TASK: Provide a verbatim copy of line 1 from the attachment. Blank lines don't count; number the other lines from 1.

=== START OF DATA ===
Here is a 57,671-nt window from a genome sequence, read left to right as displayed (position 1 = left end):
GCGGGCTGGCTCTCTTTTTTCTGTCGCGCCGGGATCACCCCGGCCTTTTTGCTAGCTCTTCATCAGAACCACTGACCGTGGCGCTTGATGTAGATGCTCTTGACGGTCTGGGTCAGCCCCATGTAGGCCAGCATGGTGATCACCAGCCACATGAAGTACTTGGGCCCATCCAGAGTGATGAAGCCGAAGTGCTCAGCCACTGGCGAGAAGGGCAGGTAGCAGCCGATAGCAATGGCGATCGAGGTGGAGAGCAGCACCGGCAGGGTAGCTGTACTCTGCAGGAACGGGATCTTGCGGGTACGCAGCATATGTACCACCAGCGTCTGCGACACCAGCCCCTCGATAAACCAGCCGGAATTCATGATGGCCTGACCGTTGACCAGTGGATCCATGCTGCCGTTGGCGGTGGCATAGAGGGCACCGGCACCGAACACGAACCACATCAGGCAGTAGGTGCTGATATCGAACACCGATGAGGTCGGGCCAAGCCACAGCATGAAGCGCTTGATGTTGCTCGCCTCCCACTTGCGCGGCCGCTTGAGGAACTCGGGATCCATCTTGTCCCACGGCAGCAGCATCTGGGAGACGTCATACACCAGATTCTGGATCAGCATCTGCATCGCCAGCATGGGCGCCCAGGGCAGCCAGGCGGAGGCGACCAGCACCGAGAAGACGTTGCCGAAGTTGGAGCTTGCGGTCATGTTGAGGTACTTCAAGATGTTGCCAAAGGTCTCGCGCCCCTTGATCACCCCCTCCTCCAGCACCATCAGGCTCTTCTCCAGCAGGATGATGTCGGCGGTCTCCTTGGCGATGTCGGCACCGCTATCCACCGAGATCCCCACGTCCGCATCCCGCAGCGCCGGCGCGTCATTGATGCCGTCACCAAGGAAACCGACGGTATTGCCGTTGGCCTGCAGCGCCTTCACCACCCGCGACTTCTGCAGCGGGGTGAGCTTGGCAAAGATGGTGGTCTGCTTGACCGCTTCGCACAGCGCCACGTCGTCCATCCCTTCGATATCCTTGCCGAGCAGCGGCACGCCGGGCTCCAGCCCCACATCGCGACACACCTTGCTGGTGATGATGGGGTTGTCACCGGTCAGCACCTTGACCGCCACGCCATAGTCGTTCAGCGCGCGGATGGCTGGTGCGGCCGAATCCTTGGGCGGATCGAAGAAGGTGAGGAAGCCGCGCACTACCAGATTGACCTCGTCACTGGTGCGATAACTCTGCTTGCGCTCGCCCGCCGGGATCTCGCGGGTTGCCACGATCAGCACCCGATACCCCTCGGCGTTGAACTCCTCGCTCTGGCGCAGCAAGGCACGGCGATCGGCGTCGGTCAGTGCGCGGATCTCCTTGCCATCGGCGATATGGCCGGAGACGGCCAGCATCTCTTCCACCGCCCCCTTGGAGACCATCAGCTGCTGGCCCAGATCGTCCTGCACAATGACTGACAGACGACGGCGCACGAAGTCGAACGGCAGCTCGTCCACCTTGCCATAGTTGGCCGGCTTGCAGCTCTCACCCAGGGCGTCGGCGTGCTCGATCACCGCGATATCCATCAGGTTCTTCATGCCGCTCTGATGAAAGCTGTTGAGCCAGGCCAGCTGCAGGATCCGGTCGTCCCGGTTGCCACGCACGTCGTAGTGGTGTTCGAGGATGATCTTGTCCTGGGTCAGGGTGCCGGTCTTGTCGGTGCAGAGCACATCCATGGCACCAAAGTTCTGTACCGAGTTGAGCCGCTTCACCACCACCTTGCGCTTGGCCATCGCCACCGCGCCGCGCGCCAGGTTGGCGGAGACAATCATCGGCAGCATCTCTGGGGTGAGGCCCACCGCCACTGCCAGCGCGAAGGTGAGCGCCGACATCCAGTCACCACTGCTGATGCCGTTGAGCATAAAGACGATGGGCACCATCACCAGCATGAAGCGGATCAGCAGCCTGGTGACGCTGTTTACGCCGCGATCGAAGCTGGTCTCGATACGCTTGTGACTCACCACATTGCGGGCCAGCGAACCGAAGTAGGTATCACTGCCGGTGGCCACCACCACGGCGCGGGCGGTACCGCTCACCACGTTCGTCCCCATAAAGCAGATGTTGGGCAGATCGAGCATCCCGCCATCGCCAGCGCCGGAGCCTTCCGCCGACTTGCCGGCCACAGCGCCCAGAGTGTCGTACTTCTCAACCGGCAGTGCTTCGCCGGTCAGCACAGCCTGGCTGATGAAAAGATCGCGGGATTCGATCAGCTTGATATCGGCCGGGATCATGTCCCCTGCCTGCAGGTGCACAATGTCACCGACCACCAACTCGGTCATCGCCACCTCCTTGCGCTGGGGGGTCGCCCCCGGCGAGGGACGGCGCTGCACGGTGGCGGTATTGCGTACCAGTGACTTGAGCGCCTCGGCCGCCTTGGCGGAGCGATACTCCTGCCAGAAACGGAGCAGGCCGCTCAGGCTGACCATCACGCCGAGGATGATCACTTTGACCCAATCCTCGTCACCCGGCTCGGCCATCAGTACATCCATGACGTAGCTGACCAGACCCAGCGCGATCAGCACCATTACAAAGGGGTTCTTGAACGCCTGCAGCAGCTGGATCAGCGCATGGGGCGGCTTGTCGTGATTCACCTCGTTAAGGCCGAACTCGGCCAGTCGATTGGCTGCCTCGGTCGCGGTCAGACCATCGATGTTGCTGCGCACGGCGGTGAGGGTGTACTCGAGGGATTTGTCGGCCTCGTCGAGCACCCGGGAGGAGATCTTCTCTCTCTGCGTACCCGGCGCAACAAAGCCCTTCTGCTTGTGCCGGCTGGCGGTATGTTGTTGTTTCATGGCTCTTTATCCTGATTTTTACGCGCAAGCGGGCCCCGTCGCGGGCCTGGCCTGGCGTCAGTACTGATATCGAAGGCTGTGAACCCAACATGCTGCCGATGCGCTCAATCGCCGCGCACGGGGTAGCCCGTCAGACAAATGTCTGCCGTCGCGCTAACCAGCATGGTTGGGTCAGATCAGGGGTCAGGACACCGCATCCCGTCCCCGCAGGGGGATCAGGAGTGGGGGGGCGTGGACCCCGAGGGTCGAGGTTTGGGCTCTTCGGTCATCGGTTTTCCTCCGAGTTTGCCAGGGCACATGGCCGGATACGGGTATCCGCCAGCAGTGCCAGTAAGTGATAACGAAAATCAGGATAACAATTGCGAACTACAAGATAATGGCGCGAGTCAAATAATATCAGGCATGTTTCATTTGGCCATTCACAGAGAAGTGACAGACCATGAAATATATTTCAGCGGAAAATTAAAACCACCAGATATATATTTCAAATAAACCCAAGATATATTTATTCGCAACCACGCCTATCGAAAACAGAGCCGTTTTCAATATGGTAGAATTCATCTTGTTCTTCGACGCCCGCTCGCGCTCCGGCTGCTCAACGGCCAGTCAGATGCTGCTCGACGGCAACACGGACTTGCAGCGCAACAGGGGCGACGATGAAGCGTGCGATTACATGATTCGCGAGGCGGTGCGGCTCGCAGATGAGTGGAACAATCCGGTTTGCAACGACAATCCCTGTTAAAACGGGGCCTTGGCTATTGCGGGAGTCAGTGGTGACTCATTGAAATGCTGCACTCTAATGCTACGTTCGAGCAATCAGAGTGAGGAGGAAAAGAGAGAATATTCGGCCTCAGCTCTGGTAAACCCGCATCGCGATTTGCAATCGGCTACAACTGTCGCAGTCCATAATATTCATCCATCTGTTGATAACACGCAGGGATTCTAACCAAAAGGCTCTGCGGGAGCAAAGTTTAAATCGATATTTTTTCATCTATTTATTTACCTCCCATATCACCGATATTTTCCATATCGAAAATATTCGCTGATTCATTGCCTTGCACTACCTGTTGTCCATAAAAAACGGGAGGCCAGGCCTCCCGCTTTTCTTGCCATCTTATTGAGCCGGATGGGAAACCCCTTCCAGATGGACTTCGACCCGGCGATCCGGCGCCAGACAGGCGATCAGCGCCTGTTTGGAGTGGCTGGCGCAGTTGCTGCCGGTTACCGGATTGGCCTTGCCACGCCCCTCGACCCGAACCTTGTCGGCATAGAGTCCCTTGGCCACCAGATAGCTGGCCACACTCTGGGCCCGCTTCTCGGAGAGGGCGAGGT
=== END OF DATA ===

Here is a 57,671-nt window from a genome sequence, read left to right as displayed (position 1 = left end):